Facebook, Instagram, Tik Tok… just keeping up with the different social media apps is exhausting, let alone dealing with the potential for unkind behaviour and bullying that they invite.

Couple that with judges’ comments on the numerous TV talent shows, very public spats between our beloved celebrities, or even the behaviour of our world leaders, and our children are exposed to some pretty poor examples of how to treat others and deal with any sort of conflict that arises in their lives.

Social media bullying

One of the drawbacks of social media is that everyone’s thoughts and opinions are readily available to anyone and there is a growing divide between viewpoints, ranging from our footballers’ stance on ending racism to what people should be eating with their Sunday roast!

There are examples everywhere of people attacking others for not sharing the view point that they hold. The sort of arguments that were once the preserve of an English sit-com’s brandy-fuelled Christmas dinner are now played out in full view of others, propelled by the safety of the keyboard and not even the consequence of being denied any trifle if they don’t pack it in!

Curriculum design

As part of the recent re-design of our curriculum, we asked every member of the school community to identify the characteristics and outcomes they felt were most important for children to develop during their time with us.

Empathy, diversity, preparation for a successful life, and kindness were identified and became key drivers behind our new curriculum. 

We based our curriculum around the UN’s Global Goals, which, alongside the #changemaker projects we undertake to help achieve these goals, empower our children to make a difference to their own lives, their community and their world, both now and in the future.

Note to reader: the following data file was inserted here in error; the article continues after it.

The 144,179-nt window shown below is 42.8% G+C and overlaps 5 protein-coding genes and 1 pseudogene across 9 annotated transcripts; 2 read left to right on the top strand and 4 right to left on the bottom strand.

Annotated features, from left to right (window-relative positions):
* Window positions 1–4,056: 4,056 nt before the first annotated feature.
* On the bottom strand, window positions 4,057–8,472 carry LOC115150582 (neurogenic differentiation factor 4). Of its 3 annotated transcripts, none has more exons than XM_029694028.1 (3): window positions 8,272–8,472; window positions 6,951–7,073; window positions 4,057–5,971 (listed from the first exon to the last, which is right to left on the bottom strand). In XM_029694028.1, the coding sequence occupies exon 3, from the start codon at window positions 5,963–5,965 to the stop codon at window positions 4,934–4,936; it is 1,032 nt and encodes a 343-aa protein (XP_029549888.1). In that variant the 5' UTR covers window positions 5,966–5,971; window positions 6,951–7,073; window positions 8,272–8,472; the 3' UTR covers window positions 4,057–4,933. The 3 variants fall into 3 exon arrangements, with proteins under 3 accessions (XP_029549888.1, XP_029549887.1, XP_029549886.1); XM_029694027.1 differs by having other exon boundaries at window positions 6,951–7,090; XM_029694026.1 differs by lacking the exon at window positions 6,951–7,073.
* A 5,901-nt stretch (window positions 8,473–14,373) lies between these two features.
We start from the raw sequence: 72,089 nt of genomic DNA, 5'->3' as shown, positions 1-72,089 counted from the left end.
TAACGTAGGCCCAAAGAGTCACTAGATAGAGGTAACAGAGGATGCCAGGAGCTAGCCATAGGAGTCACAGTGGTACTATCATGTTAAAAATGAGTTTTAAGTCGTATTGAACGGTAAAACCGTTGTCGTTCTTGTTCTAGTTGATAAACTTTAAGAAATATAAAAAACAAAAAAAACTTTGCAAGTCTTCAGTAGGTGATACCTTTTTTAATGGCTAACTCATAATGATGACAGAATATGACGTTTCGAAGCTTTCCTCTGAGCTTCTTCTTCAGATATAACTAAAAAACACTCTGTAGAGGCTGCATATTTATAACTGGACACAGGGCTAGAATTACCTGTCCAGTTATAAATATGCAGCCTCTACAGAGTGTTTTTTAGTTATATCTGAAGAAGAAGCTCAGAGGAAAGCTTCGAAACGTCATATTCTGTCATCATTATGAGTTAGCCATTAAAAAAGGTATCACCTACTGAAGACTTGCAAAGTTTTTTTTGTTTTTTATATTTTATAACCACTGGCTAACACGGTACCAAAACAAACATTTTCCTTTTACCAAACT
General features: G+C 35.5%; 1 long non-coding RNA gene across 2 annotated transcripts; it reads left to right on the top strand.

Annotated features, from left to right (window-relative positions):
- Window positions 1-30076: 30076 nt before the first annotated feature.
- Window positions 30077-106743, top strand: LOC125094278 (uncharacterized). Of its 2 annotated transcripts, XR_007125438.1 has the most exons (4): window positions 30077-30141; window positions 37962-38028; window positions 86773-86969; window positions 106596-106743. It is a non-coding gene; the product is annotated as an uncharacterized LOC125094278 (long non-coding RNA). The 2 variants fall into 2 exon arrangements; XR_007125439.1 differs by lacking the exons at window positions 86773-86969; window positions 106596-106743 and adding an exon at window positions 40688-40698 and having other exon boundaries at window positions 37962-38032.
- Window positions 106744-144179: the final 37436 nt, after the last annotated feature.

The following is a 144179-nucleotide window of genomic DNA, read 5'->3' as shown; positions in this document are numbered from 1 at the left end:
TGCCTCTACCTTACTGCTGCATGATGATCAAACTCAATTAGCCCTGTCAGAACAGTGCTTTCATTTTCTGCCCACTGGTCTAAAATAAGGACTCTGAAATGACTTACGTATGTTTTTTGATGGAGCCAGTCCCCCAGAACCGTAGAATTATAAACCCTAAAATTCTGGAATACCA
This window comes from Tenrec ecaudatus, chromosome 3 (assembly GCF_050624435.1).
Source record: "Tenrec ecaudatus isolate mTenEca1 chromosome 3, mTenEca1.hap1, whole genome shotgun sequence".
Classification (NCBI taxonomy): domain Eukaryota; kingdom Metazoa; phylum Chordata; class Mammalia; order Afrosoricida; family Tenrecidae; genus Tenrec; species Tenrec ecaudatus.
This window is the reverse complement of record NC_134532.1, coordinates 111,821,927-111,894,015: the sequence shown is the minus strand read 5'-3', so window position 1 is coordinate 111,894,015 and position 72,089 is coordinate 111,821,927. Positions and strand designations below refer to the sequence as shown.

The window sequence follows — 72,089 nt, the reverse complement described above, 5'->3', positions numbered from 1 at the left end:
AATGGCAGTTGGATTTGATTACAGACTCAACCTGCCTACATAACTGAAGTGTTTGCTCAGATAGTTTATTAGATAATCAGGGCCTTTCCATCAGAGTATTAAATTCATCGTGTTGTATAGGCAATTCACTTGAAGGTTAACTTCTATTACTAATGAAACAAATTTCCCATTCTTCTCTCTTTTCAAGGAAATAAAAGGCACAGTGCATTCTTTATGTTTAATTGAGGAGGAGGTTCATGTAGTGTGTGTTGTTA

While the Global Goals are fantastic drivers, we also felt the children would benefit from support in developing stronger relationships with one another and knowing how to deal with conflict independently outside of the classroom.

To achieve this, we decided to introduce Anti-Bullying Ambassadors (ABAs). 

Diana Award anti-bullying programme

Ambassador training – part of the Diana Award Anti-Bullying Campaign – has built the resilience and character of our children by providing guidance in decision making, active citizenship, life and career skills.

The applicants also experience a real-world process, as in order to be appointed, pupils must write a letter of application and are then shortlisted to interview by a panel of members of staff.

At breaktimes, ABAs are easily recognisable by their green caps. They work across the play areas, taking responsibility for engaging with each year group and leading on games and activities, modelling how to be a great friend and how to organise games so that everyone is included, is clear on the rules and that everyone has fun!

The ABAs are also there to support children who might be feeling down or a bit lonely. They keep a watchful eye on our friendship bench where pupils can sit if they feel they need a friend or some help; and are a sympathetic ear for those that might need it – only for the children currently but we may extend this to SLT support in the future!

Finally, of course, they are available to support with conflicts that might arise. They model how children need to listen to one another, appriciate their point of view, acknowledge one another’s feelings and come up with a solution that resolves the problem – although the preventative work they do has had a remarkable impact on the frequency of these incidents.

Ambassadors also organise regular special events on the importance of friendship, tolerance, anti-bullying and simple acts of kindness.

They deliver lessons to all year groups, educating their peers about friendship, bullying behaviour and how to promote a culture that celebrates difference.

They also take the lead on anti-bullying and online safety campaigns and help to keep their peers safe. They are currently working to organise activities annually to celebrate National Anti-Bullying Week.

Anti-bullying ambassador Amelia (image above) says of her role: “It means the world to me to be an Anti-Bullying Ambassador. It is an important job in our school and I feel very proud to have been chosen.

You get to meet lots of new children and make a lot more new friends but you also have a lot of responsibility.”


Jamie Brewis is deputy headteacher at Stopsley Community Primary School and Nursery. Learn more about the school at stopsleyprimary.co.uk and follow them on Twitter @StopsleyPrimary.